# How can I change the data arrangement in a list?

I have data that, when imported to my notebook, is shown in the form:

list = {{1,2,3},{4,5,6},{7,8,9},{10,11,12}}

I want to transform this into:

list = {{{1,2},3},{{4,5},6},{{7,8},9},{{10,11},12}}

How can I do this?

• My intent is make the data in a form that permite me do a multi-dimensional interpolation. May 26, 2023 at 15:42

# Method 1 - No Map

With no Maps.

list = {{1, 2, 3}, {4, 5, 6}, {7, 8, 9}, {10, 11, 12}};
Transpose@{list[[;; , ;; 2]], list[[;; , 3]]}


{{{1, 2}, 3}, {{4, 5}, 6}, {{7, 8}, 9}, {{10, 11}, 12}}

# Method 2 - Apply

Not technically Map, but still iterating.

{{#1, #2}, #3} & @@@ list


{{{1, 2}, 3}, {{4, 5}, 6}, {{7, 8}, 9}, {{10, 11}, 12}}

Another way

list /. {x_, y_, z_} -> {{x, y}, z}


{{{1, 2}, 3}, {{4, 5}, 6}, {{7, 8}, 9}, {{10, 11}, 12}}

Through[{Most, Last}[#]] & /@ list


You can do Map[{Most[#], Last[#]} &, list] to produce the desired output.

also you can do

lst = {{1, 2, 3}, {4, 5, 6}, {7, 8, 9}, {10, 11, 12}}
{#[[;; -2]], #[[-1]]} & /@ lst


Also possible (if you like to view things as matrices)

a = Map[List, lst[[All, {1, -2}]]]
b = lst[[All, -1]]


8 more different 6 more ways could be possible.

Using SequenceCases:

SequenceCases[list, {x_}:>{Most@x, Last@x}]


A rule-based approach:

list = {{1, 2, 3}, {4, 5, 6}, {7, 8, 9}, {10, 11, 12}};
list /. {x__?NumericQ, y_?NumericQ} :> {{x}, y}


A simple Table-based approach:

Table[{list[[kk, 1 ;; 2]], list[[kk, 3]]}, {kk, 1, Length@list}]

BlockMap[Join,Riffle[list[[All,;;2]],list[[All,3]]],{2}]

(* {{{1, 2}, 3}, {{4, 5}, 6}, {{7, 8}, 9}, {{10, 11}, 12}} *)


Fold[List,#]&/@list

(* {{{1, 2}, 3}, {{4, 5}, 6}, {{7, 8}, 9}, {{10, 11}, 12}} *)


Also

MapThread[{{#1,#2},#3}&,Transpose[list]]

(* {{{1,2},3},{{4,5},6},{{7,8},9},{{10,11},12}} *)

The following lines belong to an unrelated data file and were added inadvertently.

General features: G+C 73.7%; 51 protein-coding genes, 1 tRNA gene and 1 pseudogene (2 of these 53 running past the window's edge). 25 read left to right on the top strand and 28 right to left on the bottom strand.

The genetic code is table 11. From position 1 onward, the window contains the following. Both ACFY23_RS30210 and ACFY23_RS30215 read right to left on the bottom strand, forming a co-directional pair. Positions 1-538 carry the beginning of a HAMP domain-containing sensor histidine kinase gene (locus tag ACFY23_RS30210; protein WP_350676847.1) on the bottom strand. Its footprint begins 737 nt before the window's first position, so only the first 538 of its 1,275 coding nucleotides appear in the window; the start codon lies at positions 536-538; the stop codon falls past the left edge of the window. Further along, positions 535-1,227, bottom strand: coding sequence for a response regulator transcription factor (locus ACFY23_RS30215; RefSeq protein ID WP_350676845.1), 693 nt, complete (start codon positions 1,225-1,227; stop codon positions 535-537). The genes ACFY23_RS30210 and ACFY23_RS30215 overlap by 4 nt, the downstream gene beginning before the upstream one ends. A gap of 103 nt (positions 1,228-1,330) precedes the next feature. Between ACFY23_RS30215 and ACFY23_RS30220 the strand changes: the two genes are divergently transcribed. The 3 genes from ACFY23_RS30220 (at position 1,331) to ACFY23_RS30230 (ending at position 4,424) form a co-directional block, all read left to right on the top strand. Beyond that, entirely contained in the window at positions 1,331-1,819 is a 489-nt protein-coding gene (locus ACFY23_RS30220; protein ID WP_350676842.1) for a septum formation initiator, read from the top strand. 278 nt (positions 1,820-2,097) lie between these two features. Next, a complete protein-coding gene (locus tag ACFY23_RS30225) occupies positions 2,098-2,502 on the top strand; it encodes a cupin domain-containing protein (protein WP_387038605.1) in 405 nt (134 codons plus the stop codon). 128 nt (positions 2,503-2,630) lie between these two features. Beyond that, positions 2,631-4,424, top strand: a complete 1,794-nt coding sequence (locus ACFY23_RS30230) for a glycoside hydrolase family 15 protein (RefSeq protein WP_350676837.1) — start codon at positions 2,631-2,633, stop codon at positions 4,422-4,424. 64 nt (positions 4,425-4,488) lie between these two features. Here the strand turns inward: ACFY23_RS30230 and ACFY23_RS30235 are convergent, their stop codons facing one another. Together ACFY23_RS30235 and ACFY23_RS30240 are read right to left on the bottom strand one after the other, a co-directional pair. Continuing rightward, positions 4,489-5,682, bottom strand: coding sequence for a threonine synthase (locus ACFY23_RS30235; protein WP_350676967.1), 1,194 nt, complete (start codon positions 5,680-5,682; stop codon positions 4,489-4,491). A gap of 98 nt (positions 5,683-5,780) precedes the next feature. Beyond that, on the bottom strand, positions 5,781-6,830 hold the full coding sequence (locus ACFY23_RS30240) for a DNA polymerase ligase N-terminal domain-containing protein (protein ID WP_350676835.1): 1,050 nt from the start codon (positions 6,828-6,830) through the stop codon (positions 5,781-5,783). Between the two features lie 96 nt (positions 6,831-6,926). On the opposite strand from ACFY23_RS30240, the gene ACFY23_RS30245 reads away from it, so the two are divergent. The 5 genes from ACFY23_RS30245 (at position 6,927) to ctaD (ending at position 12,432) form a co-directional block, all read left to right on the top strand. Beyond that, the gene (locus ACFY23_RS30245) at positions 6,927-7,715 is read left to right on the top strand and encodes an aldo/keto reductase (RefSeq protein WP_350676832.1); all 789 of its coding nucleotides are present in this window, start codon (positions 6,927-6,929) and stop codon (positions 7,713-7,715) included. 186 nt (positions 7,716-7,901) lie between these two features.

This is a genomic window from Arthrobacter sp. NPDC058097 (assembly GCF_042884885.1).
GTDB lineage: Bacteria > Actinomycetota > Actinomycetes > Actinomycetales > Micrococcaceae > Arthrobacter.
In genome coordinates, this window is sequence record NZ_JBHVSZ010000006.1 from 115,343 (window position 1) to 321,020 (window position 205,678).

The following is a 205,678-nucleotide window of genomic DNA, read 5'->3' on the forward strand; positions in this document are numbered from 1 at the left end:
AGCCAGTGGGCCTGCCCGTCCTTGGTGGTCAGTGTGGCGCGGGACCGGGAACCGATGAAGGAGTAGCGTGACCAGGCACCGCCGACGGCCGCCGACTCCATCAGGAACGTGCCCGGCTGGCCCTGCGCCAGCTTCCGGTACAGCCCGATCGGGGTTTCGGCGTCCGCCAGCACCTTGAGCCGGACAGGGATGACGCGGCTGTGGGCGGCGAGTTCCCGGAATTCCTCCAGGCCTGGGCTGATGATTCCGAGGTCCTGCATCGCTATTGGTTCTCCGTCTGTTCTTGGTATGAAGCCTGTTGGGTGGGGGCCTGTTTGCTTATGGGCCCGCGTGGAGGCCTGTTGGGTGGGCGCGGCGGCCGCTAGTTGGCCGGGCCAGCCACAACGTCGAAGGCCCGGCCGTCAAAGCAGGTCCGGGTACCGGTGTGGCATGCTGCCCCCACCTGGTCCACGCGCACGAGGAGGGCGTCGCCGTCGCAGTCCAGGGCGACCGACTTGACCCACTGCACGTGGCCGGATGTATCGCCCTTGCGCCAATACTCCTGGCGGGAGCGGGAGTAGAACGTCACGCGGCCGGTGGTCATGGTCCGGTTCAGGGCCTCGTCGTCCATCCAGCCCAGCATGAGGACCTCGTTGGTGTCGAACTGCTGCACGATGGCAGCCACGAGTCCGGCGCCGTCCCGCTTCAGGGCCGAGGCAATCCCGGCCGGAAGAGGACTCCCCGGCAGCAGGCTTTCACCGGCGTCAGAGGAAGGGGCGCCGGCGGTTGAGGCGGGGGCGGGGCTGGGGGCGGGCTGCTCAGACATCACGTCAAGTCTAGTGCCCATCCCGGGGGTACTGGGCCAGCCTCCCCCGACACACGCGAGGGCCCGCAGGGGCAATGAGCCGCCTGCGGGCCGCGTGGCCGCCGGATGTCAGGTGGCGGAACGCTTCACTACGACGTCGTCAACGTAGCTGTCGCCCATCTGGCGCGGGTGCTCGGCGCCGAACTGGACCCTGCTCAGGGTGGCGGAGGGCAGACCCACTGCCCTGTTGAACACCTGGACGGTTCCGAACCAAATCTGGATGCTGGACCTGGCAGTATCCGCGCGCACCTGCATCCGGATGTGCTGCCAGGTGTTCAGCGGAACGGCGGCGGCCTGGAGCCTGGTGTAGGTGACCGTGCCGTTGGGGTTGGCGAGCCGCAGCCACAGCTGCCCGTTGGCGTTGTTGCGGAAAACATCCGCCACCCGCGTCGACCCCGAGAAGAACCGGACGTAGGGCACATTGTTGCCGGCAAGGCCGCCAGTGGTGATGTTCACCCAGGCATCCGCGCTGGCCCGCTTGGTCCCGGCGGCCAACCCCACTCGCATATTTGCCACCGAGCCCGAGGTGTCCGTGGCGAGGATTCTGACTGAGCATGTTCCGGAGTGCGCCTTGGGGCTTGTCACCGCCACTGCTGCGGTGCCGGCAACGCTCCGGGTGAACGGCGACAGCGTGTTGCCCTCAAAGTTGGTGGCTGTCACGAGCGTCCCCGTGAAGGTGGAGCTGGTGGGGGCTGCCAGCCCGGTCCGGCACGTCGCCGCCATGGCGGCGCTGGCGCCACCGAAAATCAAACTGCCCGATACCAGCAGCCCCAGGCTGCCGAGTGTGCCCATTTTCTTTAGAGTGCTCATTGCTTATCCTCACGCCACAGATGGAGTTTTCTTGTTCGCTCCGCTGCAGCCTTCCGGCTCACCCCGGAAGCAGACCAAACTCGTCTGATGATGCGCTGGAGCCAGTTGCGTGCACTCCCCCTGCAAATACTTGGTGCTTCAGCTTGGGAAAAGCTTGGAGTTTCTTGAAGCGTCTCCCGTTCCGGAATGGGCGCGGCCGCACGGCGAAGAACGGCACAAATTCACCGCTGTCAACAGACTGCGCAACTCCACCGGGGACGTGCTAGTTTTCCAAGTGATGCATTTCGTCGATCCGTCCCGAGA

Drop and Append are sometimes useful. The following works:

Map[Append[{Drop[#, -1]}, Last[#]] &, list]

• Instead of using Drop, use Most. It is clearer and shorter May 28, 2023 at 8:41

You can use Partition. All of the following work:

Map[{Flatten[Partition[#, 2]], #[[-1]]} &, list]

Map[{Flatten[Partition[#, 2]], #[[3]]} &, list]

Map[{First[Partition[#, 2]], #[[-1]]} &, list]

Map[{First[Partition[#, 2]], #[[3]]} &, list]

Map[{First[Partition[#, 2]], Last[#]} &, list]


The well known IA told me, with the exact question as prompt :

In[1]:= list = {{1, 2, 3}, {4, 5, 6}, {7, 8, 9}, {10, 11, 12}}
Out[1]= {{1, 2, 3}, {4, 5, 6}, {7, 8, 9}, {10, 11, 12}}

In[2]:= transformedList = Map[{Take[#, 2], Last[#]} &, list]
Out[2]= {{{1, 2}, 3}, {{4, 5}, 6}, {{7, 8}, 9}, {{10, 11}, 12}}


And it works. I never touched mathics before. It's not (so much) ironic but to remember that new fact.

list = {{1, 2, 3}, {4, 5, 6}, {7, 8, 9}, {10, 11, 12}};


With Comap (new in 14.0)

Comap[{Most, Last}] /@ list


{{{1, 2}, {3}}, {{4, 5}, {6}}, {{7, 8}, {9}}, {{10, 11}, {12}}}

With TakeList (new in 11.2)

TakeList[#, {2, 1}] & /@ list


{{{1, 2}, {3}}, {{4, 5}, {6}}, {{7, 8}, {9}}, {{10, 11}, {12}}}

With Query (new in 10.0)

Query[All, {Most, Last}] @ list


{{{1, 2}, 3}, {{4, 5}, 6}, {{7, 8}, 9}, {{10, 11}, 12}}